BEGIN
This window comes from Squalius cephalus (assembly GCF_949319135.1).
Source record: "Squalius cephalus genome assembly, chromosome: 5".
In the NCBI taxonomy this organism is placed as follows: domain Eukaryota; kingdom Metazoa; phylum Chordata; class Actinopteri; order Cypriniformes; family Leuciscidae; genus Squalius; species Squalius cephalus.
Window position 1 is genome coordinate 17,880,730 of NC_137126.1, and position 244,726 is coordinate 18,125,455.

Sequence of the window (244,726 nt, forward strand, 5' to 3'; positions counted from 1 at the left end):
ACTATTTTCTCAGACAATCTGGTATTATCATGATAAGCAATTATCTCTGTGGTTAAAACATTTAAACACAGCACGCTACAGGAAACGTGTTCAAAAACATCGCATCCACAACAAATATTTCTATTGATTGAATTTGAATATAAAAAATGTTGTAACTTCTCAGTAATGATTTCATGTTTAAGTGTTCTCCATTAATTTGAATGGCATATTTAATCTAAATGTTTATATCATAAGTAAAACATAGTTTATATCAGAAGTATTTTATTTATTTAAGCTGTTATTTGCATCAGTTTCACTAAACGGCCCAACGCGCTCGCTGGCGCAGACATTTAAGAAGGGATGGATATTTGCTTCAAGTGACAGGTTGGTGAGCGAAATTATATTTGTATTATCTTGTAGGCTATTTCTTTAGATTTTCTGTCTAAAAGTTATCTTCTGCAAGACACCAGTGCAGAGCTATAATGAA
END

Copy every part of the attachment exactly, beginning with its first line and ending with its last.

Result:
This window comes from Squalius cephalus (assembly GCF_949319135.1).
Source record: "Squalius cephalus genome assembly, chromosome: 5".
In the NCBI taxonomy this organism is placed as follows: domain Eukaryota; kingdom Metazoa; phylum Chordata; class Actinopteri; order Cypriniformes; family Leuciscidae; genus Squalius; species Squalius cephalus.
Window position 1 is genome coordinate 17,880,730 of NC_137126.1, and position 244,726 is coordinate 18,125,455.

Sequence of the window (244,726 nt, forward strand, 5' to 3'; positions counted from 1 at the left end):
ACTATTTTCTCAGACAATCTGGTATTATCATGATAAGCAATTATCTCTGTGGTTAAAACATTTAAACACAGCACGCTACAGGAAACGTGTTCAAAAACATCGCATCCACAACAAATATTTCTATTGATTGAATTTGAATATAAAAAATGTTGTAACTTCTCAGTAATGATTTCATGTTTAAGTGTTCTCCATTAATTTGAATGGCATATTTAATCTAAATGTTTATATCATAAGTAAAACATAGTTTATATCAGAAGTATTTTATTTATTTAAGCTGTTATTTGCATCAGTTTCACTAAACGGCCCAACGCGCTCGCTGGCGCAGACATTTAAGAAGGGATGGATATTTGCTTCAAGTGACAGGTTGGTGAGCGAAATTATATTTGTATTATCTTGTAGGCTATTTCTTTAGATTTTCTGTCTAAAAGTTATCTTCTGCAAGACACCAGTGCAGAGCTATAATGAA